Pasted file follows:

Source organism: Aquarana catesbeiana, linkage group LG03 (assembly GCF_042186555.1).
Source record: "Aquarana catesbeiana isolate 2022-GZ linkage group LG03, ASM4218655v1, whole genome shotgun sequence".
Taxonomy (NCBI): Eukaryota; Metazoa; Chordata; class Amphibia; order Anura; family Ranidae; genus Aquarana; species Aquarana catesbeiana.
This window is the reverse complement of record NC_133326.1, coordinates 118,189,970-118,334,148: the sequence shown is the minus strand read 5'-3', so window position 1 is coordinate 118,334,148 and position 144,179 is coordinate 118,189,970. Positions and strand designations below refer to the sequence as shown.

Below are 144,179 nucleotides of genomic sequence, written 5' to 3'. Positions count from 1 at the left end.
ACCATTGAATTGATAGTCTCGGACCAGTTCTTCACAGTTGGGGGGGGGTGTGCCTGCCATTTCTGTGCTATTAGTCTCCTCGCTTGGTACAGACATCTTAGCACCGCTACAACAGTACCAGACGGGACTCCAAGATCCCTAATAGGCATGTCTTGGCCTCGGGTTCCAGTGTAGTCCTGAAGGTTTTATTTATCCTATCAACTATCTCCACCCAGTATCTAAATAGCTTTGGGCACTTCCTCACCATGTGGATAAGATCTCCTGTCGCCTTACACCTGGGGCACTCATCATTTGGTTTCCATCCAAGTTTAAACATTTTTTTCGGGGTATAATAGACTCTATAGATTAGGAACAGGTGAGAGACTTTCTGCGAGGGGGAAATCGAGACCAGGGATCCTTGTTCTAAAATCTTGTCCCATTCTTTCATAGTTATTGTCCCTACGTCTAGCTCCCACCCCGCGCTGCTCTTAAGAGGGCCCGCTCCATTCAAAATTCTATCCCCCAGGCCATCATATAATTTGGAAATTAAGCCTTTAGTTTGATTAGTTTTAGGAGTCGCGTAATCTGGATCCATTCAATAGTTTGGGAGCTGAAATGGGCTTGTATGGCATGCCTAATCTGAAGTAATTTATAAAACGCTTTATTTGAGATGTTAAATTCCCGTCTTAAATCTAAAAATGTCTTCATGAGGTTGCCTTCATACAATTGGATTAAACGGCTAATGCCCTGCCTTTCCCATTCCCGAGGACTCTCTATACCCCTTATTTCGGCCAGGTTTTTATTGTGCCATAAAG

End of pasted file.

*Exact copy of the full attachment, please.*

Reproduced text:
Source organism: Aquarana catesbeiana, linkage group LG03 (assembly GCF_042186555.1).
Source record: "Aquarana catesbeiana isolate 2022-GZ linkage group LG03, ASM4218655v1, whole genome shotgun sequence".
Taxonomy (NCBI): Eukaryota; Metazoa; Chordata; class Amphibia; order Anura; family Ranidae; genus Aquarana; species Aquarana catesbeiana.
This window is the reverse complement of record NC_133326.1, coordinates 118,189,970-118,334,148: the sequence shown is the minus strand read 5'-3', so window position 1 is coordinate 118,334,148 and position 144,179 is coordinate 118,189,970. Positions and strand designations below refer to the sequence as shown.

Below are 144,179 nucleotides of genomic sequence, written 5' to 3'. Positions count from 1 at the left end.
ACCATTGAATTGATAGTCTCGGACCAGTTCTTCACAGTTGGGGGGGGGTGTGCCTGCCATTTCTGTGCTATTAGTCTCCTCGCTTGGTACAGACATCTTAGCACCGCTACAACAGTACCAGACGGGACTCCAAGATCCCTAATAGGCATGTCTTGGCCTCGGGTTCCAGTGTAGTCCTGAAGGTTTTATTTATCCTATCAACTATCTCCACCCAGTATCTAAATAGCTTTGGGCACTTCCTCACCATGTGGATAAGATCTCCTGTCGCCTTACACCTGGGGCACTCATCATTTGGTTTCCATCCAAGTTTAAACATTTTTTTCGGGGTATAATAGACTCTATAGATTAGGAACAGGTGAGAGACTTTCTGCGAGGGGGAAATCGAGACCAGGGATCCTTGTTCTAAAATCTTGTCCCATTCTTTCATAGTTATTGTCCCTACGTCTAGCTCCCACCCCGCGCTGCTCTTAAGAGGGCCCGCTCCATTCAAAATTCTATCCCCCAGGCCATCATATAATTTGGAAATTAAGCCTTTAGTTTGATTAGTTTTAGGAGTCGCGTAATCTGGATCCATTCAATAGTTTGGGAGCTGAAATGGGCTTGTATGGCATGCCTAATCTGAAGTAATTTATAAAACGCTTTATTTGAGATGTTAAATTCCCGTCTTAAATCTAAAAATGTCTTCATGAGGTTGCCTTCATACAATTGGATTAAACGGCTAATGCCCTGCCTTTCCCATTCCCGAGGACTCTCTATACCCCTTATTTCGGCCAGGTTTTTATTGTGCCATAAAG